This is a review blog post written by Mary Grace’s sister
The list of the most important events of my life has been re-written. Before I might have mentioned certain accomplishments or moments of recognition for something I alone had achieved. Now, I would say that marriage has changed all of this. If I had to write that list today it would read: “Marrying Colin, bringing a child into the world, and having that child, Catherine, baptized.” My sister, Mary Grace, designed and made the dress I wore on my wedding day. She made the coat I wore in the hospital while in labor with Catherine. So, yes, I wanted her to make the child’s baptismal gown as well.
Originally, I had thought that it would be remarkable to use the same lace and silk that was used in my wedding skirt. It would be our new family heirloom textile. The marriage that stands at the very beginning of our family history would be represented in every major event to follow and connect all of us in our different stages of life. I love that my wedding dress was made for me with such precision and devotion, and I love knowing that my little girl is being treated in the same way on her special day.
But should she wear the same dress as her mother? Initially I thought this would be wonderful. But unfortunately it was simply impossible to use the silk panels that were used in the skirt. They were too small. Mary Grace understood that there was a way to make a gown that would reflect everything special, though practically speaking would be possible and actually the most beautiful option. This new baby is after all, Mary Grace reminded me, her own little person even though she features in our story as a family!
The gown is made of 100% silk, in its raw form that is no less stunning but has a different feel and seems a bit more durable in its matte-like finish. She used lace at the long hem, and again at the top of the gown across the chest and at the capped sleeves. The soft light had a wondrous effect as it passed through the silk layers. The color and material matched my wedding dress, and although utterly elegant was also characteristic of the simple dress worn in earlier times that showcased various forms of art, especially embroidery, as a sign of its high quality and value instead when access to costly materials and fabrics was not possible.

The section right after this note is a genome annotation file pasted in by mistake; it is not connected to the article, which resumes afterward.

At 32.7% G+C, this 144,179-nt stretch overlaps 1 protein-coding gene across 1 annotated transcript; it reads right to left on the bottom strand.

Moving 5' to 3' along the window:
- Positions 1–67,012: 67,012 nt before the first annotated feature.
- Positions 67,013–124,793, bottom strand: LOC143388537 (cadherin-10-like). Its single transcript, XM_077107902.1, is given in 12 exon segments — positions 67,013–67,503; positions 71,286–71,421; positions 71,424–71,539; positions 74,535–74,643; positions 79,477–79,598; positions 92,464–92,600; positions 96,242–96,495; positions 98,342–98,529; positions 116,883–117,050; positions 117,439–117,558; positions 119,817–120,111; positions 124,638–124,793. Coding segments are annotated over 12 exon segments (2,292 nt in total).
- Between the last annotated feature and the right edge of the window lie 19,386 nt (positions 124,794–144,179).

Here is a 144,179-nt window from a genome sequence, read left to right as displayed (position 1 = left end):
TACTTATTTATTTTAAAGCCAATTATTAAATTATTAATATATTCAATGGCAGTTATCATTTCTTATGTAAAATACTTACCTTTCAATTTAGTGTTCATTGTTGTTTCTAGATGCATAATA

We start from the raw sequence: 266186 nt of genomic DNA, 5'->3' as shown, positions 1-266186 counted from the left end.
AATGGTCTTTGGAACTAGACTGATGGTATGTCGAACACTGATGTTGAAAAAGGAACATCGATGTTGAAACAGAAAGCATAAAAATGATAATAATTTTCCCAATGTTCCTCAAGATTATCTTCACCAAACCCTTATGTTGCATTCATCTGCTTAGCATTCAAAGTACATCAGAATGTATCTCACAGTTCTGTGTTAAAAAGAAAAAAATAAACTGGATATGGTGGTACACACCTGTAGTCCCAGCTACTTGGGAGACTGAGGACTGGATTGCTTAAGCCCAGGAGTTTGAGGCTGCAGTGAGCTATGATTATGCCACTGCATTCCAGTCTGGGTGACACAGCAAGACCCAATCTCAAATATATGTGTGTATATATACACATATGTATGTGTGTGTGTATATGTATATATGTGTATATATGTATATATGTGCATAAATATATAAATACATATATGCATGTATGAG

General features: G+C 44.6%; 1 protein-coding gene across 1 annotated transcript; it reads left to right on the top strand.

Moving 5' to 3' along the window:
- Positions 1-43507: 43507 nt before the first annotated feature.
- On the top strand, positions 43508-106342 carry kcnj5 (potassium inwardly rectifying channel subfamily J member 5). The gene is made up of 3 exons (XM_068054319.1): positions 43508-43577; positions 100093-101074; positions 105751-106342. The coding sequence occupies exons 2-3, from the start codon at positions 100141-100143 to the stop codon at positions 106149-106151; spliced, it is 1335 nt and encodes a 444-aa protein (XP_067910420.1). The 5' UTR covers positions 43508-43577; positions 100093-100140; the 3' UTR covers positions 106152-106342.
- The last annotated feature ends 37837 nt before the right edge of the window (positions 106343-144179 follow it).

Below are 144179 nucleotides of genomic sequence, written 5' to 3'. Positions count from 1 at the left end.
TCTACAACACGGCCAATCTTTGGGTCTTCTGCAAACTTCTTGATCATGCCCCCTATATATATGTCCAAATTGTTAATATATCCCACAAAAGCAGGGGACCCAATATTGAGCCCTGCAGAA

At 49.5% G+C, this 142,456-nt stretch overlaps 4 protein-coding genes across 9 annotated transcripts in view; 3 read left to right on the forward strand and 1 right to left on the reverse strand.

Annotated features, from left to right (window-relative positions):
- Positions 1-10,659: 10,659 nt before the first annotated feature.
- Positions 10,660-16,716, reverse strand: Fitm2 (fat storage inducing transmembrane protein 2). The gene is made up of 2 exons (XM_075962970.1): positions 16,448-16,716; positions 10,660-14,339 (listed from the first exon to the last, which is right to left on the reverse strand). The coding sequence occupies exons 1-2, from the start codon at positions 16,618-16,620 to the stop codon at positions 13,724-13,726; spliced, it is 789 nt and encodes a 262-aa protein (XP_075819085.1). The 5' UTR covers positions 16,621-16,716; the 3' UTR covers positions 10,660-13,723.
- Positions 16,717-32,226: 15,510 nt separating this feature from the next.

The style of elegance and simplicity also matched the place where the baptism was given. We were at the Venerable English College in Rome, a place of prayer and study for English priests and seminarians for almost 700 years. Many young men who have lived in this college returned home to England to be brutally martyred during the Reformation, including one dear to me, Robert Southwell. The dual nature of the gown Mary Grace made reflected the breathtaking style of the chapel as much as the style of the saints who died in their unornamented coats. My mother hand embroidered a cloth with a Ukrainian motif that connected our histories to hers, and the red and black colors paid homage to the notion that living a spiritual life is a gift, no matter the cost.
Looking at the pictures, the dress speaks of how important that day meant to us. She was dressed in a gown made for her, of the finest fabrics and in way that proclaimed her place in our family and in the larger Christian family, and indeed as a new character in the history of the entire world. I only wish I had a new Anagrassia dress of my own to wear that day! But being so close to birth, I felt more comfortable in a flowing, oversized wool Moroccan poncho.
Thanks Mary Grace for treating our special day with all the attention and care it deserved! I am already thinking of designs for Catherine’s first Communion dress!
See the baptismal gown my babcha made in these blog posts: